WASHINGTON -- After losing his nomination to the National Labor Relations Board this week as part of the Senate filibuster deal, Richard Griffin is expected to be offered the high-profile position of general counsel to the labor board, according to sources familiar with the matter.
On Tuesday, it appeared that Griffin and his fellow nominee Sharon Block had been thrown overboard in the negotiations meant to avoid a "nuclear option" showdown between Democrats and Republicans. Democratic leadership had threatened to use the procedural maneuver to force an up-down vote on nominees, arguing Republican obstruction of President Barack Obama's picks is unprecedented partisanship; GOP leadership had demanded that the two nominations be thrown out, arguing that Griffin and Block had been illegitimately serving on the board under their recess appointments. Griffin and Block were quickly replaced by two new nominees as part of the compromise.
Griffin's nomination to general counsel, which serves as a kind of prosecutor at the board, would place him in one of the most critical roles at the agency. The position requires the kind of Senate confirmation that previously eluded Griffin, but his new nomination is not expected to be as controversial. Republicans generally had not disputed his qualifications to serve, only his recess appointment, which the U.S. Court of Appeals for the D.C. Circuit ruled unconstitutional in a case to be taken up by the Supreme Court.
Labor unions were happy to see a deal struck that paved the way toward a functioning NLRB, which otherwise would have lost its quorum next month when the sitting chairman's term expires, leaving it unable to issue decisions and enforce labor law. But that victory was tempered by the fact that Griffin and Block, two labor-backed nominees, would have to lose their pending nominations.
Sen. Tom Harkin (D-Iowa), chairman of the committee that oversees the NLRB, was the final holdout on Tuesday, objecting that Griffin and Block were being treated unfairly, according to a Democratic aide involved in the talks. That the board is charged with making sure workers are treated fairly only added to the unfairness of the situation, and Harkin worked to make sure they landed on their feet.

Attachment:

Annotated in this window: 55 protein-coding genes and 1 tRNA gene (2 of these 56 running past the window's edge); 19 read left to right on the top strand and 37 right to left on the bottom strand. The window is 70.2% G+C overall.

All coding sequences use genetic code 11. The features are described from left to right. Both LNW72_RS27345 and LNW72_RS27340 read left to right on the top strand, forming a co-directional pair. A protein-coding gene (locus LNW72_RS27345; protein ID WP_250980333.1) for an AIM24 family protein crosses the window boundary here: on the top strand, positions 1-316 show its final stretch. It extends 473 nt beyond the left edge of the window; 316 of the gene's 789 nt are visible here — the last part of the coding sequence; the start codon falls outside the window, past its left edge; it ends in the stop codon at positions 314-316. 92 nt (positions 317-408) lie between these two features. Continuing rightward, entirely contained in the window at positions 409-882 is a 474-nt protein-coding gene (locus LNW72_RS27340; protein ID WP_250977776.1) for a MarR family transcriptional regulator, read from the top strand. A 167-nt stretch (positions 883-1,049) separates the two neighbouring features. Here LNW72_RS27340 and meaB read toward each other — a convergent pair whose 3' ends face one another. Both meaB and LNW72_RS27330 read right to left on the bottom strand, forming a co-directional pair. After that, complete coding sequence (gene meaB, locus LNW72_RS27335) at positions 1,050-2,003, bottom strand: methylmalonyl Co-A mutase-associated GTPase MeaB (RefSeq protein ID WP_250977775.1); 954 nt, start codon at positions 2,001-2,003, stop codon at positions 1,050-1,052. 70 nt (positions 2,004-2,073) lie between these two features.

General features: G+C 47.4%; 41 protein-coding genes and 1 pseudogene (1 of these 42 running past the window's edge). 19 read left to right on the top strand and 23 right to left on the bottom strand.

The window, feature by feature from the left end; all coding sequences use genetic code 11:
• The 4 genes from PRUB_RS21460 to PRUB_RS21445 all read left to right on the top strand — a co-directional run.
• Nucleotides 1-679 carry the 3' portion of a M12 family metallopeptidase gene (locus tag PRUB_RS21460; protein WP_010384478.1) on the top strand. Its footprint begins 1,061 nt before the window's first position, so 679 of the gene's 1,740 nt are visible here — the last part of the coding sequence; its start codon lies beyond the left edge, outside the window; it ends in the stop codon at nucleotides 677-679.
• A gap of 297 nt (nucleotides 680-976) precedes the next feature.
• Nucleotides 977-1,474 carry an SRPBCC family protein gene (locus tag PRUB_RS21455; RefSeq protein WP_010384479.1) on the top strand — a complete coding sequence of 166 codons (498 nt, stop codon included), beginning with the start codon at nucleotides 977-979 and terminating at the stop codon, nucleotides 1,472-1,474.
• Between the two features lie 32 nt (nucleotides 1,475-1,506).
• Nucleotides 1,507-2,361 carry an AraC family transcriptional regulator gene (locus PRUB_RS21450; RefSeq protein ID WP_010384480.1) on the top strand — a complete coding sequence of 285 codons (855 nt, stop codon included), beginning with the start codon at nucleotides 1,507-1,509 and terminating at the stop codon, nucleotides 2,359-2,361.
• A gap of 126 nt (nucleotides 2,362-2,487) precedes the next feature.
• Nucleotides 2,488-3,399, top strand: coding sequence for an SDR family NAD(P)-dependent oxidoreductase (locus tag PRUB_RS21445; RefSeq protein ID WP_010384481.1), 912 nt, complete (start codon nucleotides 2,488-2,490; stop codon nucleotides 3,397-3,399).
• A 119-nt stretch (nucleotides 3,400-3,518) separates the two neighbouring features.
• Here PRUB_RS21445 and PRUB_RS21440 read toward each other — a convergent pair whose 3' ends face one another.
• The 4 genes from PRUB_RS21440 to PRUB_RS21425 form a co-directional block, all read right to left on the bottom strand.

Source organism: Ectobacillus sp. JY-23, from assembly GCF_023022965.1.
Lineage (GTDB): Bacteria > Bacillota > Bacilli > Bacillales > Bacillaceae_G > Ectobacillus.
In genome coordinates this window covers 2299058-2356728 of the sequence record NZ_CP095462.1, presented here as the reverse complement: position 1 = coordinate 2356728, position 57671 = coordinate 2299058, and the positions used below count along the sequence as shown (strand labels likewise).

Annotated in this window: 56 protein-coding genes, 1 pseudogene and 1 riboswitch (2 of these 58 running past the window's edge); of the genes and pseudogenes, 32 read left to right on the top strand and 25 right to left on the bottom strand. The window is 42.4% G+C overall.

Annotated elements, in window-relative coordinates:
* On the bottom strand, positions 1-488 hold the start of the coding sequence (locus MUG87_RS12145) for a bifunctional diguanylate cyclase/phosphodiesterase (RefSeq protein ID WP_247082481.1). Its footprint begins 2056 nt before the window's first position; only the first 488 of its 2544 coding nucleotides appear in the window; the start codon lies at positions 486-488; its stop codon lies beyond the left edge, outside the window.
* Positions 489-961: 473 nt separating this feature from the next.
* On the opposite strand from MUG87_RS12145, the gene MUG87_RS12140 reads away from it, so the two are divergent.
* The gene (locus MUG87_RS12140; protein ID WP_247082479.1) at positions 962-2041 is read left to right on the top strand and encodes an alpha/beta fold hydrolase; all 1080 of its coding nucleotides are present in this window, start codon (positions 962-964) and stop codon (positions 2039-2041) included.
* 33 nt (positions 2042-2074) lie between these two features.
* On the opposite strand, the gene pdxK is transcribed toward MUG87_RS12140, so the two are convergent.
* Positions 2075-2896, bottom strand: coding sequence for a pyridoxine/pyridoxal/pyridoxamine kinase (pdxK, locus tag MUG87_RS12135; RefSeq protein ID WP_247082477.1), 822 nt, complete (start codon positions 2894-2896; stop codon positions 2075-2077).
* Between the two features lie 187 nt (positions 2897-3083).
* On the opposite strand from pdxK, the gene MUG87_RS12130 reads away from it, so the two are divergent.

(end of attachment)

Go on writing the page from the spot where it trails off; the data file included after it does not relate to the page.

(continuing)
Asked on Tuesday after a meeting of the caucus if Democrats had found jobs for the dispatched nominees, Harkin said yes, but declined to give details. "I don't know that I'm free to talk about that right now, but yes, everything is working out," he said.
The sources who confirmed the arrangement asked not to be named in order to speak freely, since no White House announcement had yet been made. The White House declined to comment.
Before his recess appointment last year, Griffin served as general counsel for the International Union of Operating Engineers, and before that, as counsel to NLRB board members.
It's not clear what the future will hold for Block, a former Labor Department official and labor lawyer in the Senate.
Nor is it clear where Lafe Solomon, the current acting general counsel on the board, will head if Griffin takes his slot. In another reminder of the nominee bottleneck, Solomon himself was never confirmed to his position, and his nomination has been pending for more than two years.
The White House announced Tuesday that they would replace the Griffin and Block nominations with Nancy Schiffer, former AFL-CIO associate general counsel, and Kent Hirozawa, current chief counsel to the labor board chair.